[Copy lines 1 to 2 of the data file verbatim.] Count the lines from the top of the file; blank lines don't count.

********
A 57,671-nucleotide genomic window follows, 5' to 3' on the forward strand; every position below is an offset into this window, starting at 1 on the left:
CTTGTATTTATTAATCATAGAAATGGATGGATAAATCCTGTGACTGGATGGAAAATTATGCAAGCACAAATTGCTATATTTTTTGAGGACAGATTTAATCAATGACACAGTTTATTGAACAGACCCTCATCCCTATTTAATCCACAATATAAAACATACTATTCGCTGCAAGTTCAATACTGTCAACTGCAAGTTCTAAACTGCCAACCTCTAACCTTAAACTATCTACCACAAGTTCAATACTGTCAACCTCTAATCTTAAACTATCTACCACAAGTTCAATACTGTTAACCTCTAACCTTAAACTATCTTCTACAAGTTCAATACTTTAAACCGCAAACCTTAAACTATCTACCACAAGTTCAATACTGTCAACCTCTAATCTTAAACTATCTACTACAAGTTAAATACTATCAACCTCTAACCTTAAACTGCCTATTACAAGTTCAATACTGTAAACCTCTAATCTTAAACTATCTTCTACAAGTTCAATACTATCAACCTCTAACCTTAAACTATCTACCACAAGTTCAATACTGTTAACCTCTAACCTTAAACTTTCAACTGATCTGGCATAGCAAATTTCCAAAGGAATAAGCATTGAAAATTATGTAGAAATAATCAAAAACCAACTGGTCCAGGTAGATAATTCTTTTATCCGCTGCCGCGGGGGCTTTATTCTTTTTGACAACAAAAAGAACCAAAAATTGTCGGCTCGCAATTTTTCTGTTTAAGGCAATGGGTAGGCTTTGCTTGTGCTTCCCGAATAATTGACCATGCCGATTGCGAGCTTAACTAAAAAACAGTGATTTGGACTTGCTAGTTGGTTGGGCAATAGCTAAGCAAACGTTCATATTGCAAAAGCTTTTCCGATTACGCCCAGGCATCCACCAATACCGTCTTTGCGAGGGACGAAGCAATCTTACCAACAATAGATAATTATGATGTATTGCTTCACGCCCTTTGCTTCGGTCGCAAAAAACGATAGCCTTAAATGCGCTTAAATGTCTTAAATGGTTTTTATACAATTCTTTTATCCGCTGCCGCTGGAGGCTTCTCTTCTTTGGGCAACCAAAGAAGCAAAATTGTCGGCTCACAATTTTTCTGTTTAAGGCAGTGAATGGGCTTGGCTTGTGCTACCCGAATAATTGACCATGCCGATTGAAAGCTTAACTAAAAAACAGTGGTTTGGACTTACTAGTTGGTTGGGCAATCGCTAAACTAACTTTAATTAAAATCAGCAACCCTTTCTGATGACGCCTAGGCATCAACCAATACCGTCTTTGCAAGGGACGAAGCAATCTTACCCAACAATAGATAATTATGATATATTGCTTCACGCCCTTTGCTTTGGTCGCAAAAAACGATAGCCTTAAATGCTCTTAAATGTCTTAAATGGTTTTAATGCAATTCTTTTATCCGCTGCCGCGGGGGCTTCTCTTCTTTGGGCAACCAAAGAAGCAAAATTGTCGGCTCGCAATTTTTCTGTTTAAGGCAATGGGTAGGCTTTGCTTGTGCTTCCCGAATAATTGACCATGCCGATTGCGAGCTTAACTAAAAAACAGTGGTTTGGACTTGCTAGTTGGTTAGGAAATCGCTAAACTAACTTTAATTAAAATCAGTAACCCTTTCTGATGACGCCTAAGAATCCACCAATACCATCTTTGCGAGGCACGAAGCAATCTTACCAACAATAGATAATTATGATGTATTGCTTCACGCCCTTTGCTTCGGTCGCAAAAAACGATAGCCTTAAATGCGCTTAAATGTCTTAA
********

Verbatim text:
A 57,671-nucleotide genomic window follows, 5' to 3' on the forward strand; every position below is an offset into this window, starting at 1 on the left:
CTTGTATTTATTAATCATAGAAATGGATGGATAAATCCTGTGACTGGATGGAAAATTATGCAAGCACAAATTGCTATATTTTTTGAGGACAGATTTAATCAATGACACAGTTTATTGAACAGACCCTCATCCCTATTTAATCCACAATATAAAACATACTATTCGCTGCAAGTTCAATACTGTCAACTGCAAGTTCTAAACTGCCAACCTCTAACCTTAAACTATCTACCACAAGTTCAATACTGTCAACCTCTAATCTTAAACTATCTACCACAAGTTCAATACTGTTAACCTCTAACCTTAAACTATCTTCTACAAGTTCAATACTTTAAACCGCAAACCTTAAACTATCTACCACAAGTTCAATACTGTCAACCTCTAATCTTAAACTATCTACTACAAGTTAAATACTATCAACCTCTAACCTTAAACTGCCTATTACAAGTTCAATACTGTAAACCTCTAATCTTAAACTATCTTCTACAAGTTCAATACTATCAACCTCTAACCTTAAACTATCTACCACAAGTTCAATACTGTTAACCTCTAACCTTAAACTTTCAACTGATCTGGCATAGCAAATTTCCAAAGGAATAAGCATTGAAAATTATGTAGAAATAATCAAAAACCAACTGGTCCAGGTAGATAATTCTTTTATCCGCTGCCGCGGGGGCTTTATTCTTTTTGACAACAAAAAGAACCAAAAATTGTCGGCTCGCAATTTTTCTGTTTAAGGCAATGGGTAGGCTTTGCTTGTGCTTCCCGAATAATTGACCATGCCGATTGCGAGCTTAACTAAAAAACAGTGATTTGGACTTGCTAGTTGGTTGGGCAATAGCTAAGCAAACGTTCATATTGCAAAAGCTTTTCCGATTACGCCCAGGCATCCACCAATACCGTCTTTGCGAGGGACGAAGCAATCTTACCAACAATAGATAATTATGATGTATTGCTTCACGCCCTTTGCTTCGGTCGCAAAAAACGATAGCCTTAAATGCGCTTAAATGTCTTAAATGGTTTTTATACAATTCTTTTATCCGCTGCCGCTGGAGGCTTCTCTTCTTTGGGCAACCAAAGAAGCAAAATTGTCGGCTCACAATTTTTCTGTTTAAGGCAGTGAATGGGCTTGGCTTGTGCTACCCGAATAATTGACCATGCCGATTGAAAGCTTAACTAAAAAACAGTGGTTTGGACTTACTAGTTGGTTGGGCAATCGCTAAACTAACTTTAATTAAAATCAGCAACCCTTTCTGATGACGCCTAGGCATCAACCAATACCGTCTTTGCAAGGGACGAAGCAATCTTACCCAACAATAGATAATTATGATATATTGCTTCACGCCCTTTGCTTTGGTCGCAAAAAACGATAGCCTTAAATGCTCTTAAATGTCTTAAATGGTTTTAATGCAATTCTTTTATCCGCTGCCGCGGGGGCTTCTCTTCTTTGGGCAACCAAAGAAGCAAAATTGTCGGCTCGCAATTTTTCTGTTTAAGGCAATGGGTAGGCTTTGCTTGTGCTTCCCGAATAATTGACCATGCCGATTGCGAGCTTAACTAAAAAACAGTGGTTTGGACTTGCTAGTTGGTTAGGAAATCGCTAAACTAACTTTAATTAAAATCAGTAACCCTTTCTGATGACGCCTAAGAATCCACCAATACCATCTTTGCGAGGCACGAAGCAATCTTACCAACAATAGATAATTATGATGTATTGCTTCACGCCCTTTGCTTCGGTCGCAAAAAACGATAGCCTTAAATGCGCTTAAATGTCTTAA